The Spectrum: "'It's somewhat of my duty sometimes to portray Black imagery'"

Date: April 27, 2022
The Spectrum:

By: Dominick Matarese | April 27,, 2022

Edreys Wajed is serious about his art. So serious that he put his life on hold —  and everything on the line — to collaborate on his first professional mural, “Freedom Wall.”

“I was working full time taking care of a family, my wife and two kids,” Wajed, a second-year UB MFA student, said. “And in order for me to accept that opportunity, I had to pretty much take a leave of absence — no insurance, no salary, no check or anything — in order for me to be a part of that. And I think that the work that came out during that time and on that wall was some of my finest work.”

“Freedom Wall,” a collaboration between Wajed and three other Buffalo-based artists commissioned by the Albright-Knox’s Public Art Initiative, features portraits of 28 notable civil rights leaders from America’s past and present.  Wajed said it is the only mural of his that he regularly visits, sometimes even driving out of his way just to see it. 

“I’ve sat in front of and stared at it and tried to recall what I was thinking in 2017,” Wajed said. “It was a very challenging time for me.”

Wajed’s reason for making art comes down to two things: the desire to leave evidence of himself as an artist and the desire to inspire others.

“I just want to leave a legacy,” Wajed said. “When it’s all said and done, [I don’t want to have] never really given myself a chance through my skills. I think it’s unfortunate for people to live a life where, at the end of their years, they realize they hadn’t really bet on themselves or given themselves a shot with what they were skilled in.”

Wajed says he frequently incorporates his Black identity into his art because he feels it’s part of his duty to “highlight the invisible, or the silenced, or the oppressed.”

“Freedom Wall” is located at the intersection of Michigan Avenue and East Ferry Street in the Cold Springs neighborhood of Buffalo. Like many other neighborhoods where residents of color and impoverished people lived, Cold Springs was redlined in the late 1930s, according to the Partnership for the Public Good. Banks systematically denied mortgages — and home ownership — to the residents of redlined neighborhoods like Cold Springs, resulting in modern-day inequalities. 

The mural is also located just a block away from a “grade B” and a “grade A” district, as they were redlined in 1937.

“It’s somewhat of my duty sometimes to portray Black imagery, sometimes in places where it’s not welcome, or sometimes in places where it’s not frequent, or even seen at all,” Wajed said. “It’s almost obligatory sometimes to beautify a space that has Black voice to it.”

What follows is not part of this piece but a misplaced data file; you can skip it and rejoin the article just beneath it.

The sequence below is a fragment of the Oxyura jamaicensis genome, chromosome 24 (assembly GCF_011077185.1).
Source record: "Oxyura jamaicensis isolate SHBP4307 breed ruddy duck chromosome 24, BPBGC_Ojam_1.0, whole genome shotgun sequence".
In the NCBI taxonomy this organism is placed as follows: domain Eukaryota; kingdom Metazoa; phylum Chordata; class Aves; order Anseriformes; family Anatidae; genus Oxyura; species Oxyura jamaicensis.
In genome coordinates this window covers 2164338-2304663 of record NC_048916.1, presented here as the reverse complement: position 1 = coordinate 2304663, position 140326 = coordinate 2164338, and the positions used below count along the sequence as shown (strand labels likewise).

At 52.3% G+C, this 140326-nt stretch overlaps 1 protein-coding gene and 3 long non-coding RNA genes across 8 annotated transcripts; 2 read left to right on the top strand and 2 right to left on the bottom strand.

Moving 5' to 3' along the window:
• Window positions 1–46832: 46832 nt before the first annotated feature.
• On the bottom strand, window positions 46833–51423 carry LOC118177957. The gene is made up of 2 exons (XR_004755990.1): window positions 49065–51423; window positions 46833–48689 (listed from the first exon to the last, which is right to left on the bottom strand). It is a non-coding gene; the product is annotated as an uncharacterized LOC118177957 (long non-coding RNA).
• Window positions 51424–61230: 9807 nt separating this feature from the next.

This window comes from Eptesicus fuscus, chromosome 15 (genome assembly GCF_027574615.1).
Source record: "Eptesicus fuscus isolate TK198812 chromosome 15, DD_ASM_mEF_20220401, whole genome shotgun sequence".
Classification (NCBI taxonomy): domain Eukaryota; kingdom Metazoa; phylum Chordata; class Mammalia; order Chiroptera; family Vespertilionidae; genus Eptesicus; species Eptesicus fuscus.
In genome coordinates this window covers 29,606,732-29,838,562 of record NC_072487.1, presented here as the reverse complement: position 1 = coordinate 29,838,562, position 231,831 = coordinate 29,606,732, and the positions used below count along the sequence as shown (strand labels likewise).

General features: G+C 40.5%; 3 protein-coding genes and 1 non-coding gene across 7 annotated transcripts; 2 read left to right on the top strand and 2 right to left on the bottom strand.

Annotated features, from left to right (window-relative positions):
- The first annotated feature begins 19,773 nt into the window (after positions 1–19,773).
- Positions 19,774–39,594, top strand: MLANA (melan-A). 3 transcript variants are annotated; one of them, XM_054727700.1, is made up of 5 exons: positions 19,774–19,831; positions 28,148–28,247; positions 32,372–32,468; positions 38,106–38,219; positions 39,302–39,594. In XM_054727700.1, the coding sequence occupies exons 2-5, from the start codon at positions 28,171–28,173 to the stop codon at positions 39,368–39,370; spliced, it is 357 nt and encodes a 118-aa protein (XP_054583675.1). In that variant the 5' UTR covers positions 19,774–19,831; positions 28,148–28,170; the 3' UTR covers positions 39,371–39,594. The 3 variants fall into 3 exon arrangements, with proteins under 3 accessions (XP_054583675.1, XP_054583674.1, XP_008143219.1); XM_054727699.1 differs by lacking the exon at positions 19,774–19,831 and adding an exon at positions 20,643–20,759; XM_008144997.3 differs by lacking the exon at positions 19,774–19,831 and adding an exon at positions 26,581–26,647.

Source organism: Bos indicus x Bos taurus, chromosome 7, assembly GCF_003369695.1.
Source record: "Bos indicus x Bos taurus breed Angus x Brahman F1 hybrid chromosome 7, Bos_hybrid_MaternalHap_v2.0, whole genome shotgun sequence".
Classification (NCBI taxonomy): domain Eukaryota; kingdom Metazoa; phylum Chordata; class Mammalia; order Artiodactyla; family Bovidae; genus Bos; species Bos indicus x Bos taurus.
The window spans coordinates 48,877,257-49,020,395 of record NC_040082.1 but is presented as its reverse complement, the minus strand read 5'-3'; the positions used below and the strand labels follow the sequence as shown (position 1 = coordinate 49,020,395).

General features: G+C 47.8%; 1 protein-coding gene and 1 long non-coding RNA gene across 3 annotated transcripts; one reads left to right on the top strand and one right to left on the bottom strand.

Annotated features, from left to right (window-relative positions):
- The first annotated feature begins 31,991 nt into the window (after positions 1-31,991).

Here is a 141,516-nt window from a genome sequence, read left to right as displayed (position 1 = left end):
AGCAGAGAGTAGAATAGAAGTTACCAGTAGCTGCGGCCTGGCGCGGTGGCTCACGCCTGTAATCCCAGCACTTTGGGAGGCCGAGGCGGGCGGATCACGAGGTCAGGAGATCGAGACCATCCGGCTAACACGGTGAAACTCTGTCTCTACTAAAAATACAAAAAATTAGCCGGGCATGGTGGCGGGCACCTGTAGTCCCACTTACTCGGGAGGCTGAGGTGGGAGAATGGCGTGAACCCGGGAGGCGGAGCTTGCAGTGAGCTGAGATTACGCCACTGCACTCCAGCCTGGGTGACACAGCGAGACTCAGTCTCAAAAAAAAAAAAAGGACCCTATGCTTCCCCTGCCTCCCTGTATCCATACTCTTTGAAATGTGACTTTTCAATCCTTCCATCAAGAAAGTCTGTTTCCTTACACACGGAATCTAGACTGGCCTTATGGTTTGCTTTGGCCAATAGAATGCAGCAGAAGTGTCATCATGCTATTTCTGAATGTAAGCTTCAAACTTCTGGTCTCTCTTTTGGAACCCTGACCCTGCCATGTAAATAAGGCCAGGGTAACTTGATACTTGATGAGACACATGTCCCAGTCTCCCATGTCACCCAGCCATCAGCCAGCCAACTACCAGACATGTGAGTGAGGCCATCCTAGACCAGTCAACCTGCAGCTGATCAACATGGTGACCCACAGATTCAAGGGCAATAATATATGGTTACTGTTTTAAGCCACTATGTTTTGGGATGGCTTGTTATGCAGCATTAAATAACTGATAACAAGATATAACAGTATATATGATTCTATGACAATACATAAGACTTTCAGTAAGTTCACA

Wajed’s murals adorn many of Buffalo’s buildings and often center around Black icons or Black experiences, such as his collaborative mural “Love Black” with James “Yames” Moffitt. 

Wajed said he was inspired to create “Love Black, 2020,” located on the Say Yes Buffalo building on Main Street, following nationwide protests against police brutality in the wake of George Floyd’s murder. He wanted onlookers to “think about their biases and prejudices” and acknowledge “the lack of humanity” in how Black people are treated. 

“I had been working on that concept for some time because I’m a father; I have two boys,” Wajed said. “And so the [message of] ‘love black boys even when they become men’ was something that I had been tinkering around with for awhile… I know first hand what it’s like to be a young Black kid because I was one myself, and now I’m a Black man, an adult, and I still face challenges.” 

Wajed said his past experience as a visual arts teacher also informed his creative process. 

Alongside his “Freedom Wall” and “Love Black, 2020” murals, Wajed is also the artist behind “Bailey Fights Blight” on Bailey Ave., a mural of John “Spider” Martin on Main Street and a portrait of John Lewis on Paderewski Drive. He has no intention of stopping and every intention of reaching his goals. 

“I would love to see more of three things,” Wajed said. “I would love to see more love, humanity and compassion… That’s a big far-stretched dream, though. It’s almost — I don't want to say impossible, but it’s very lofty. However, that’s what I would sign off saying, if I had to write it to the world.”


To read the full article on The Spectrum's website, click here

And, read the referenced report, A City Divided: A Brief History of Segregation in Buffalo. 

Image: The Freedom Wall, by John Baker, Julia Bottoms, Chuck Tingley, and Edryes Wajed, located on the corner of Michigan Avenue and East Ferry Street. Photo credit: MK Photo